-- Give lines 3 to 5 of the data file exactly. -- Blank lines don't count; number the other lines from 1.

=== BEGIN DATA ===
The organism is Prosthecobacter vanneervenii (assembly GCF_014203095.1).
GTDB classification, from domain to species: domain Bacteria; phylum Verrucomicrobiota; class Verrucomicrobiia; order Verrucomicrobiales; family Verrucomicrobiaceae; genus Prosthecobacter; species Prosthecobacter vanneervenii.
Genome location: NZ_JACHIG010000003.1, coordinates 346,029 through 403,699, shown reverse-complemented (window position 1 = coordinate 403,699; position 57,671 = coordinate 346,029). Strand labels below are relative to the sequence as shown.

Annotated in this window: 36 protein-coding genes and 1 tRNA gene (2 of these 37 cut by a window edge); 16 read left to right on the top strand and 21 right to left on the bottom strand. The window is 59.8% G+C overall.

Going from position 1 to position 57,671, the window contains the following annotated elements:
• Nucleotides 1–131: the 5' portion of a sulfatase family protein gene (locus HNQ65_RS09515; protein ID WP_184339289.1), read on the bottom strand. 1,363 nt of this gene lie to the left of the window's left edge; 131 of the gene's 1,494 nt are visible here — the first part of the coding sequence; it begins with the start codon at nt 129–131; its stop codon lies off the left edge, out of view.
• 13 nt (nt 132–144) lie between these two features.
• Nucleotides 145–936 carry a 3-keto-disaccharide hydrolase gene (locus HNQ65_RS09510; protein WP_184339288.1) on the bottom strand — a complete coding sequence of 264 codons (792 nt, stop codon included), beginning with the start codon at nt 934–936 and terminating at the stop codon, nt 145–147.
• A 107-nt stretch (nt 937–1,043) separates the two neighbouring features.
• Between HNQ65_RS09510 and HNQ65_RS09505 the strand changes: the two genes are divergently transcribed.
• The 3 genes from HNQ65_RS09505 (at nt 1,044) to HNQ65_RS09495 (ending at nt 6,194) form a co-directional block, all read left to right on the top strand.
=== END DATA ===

Genome location: NZ_JACHIG010000003.1, coordinates 346,029 through 403,699, shown reverse-complemented (window position 1 = coordinate 403,699; position 57,671 = coordinate 346,029). Strand labels below are relative to the sequence as shown.

Annotated in this window: 36 protein-coding genes and 1 tRNA gene (2 of these 37 cut by a window edge); 16 read left to right on the top strand and 21 right to left on the bottom strand. The window is 59.8% G+C overall.

Going from position 1 to position 57,671, the window contains the following annotated elements: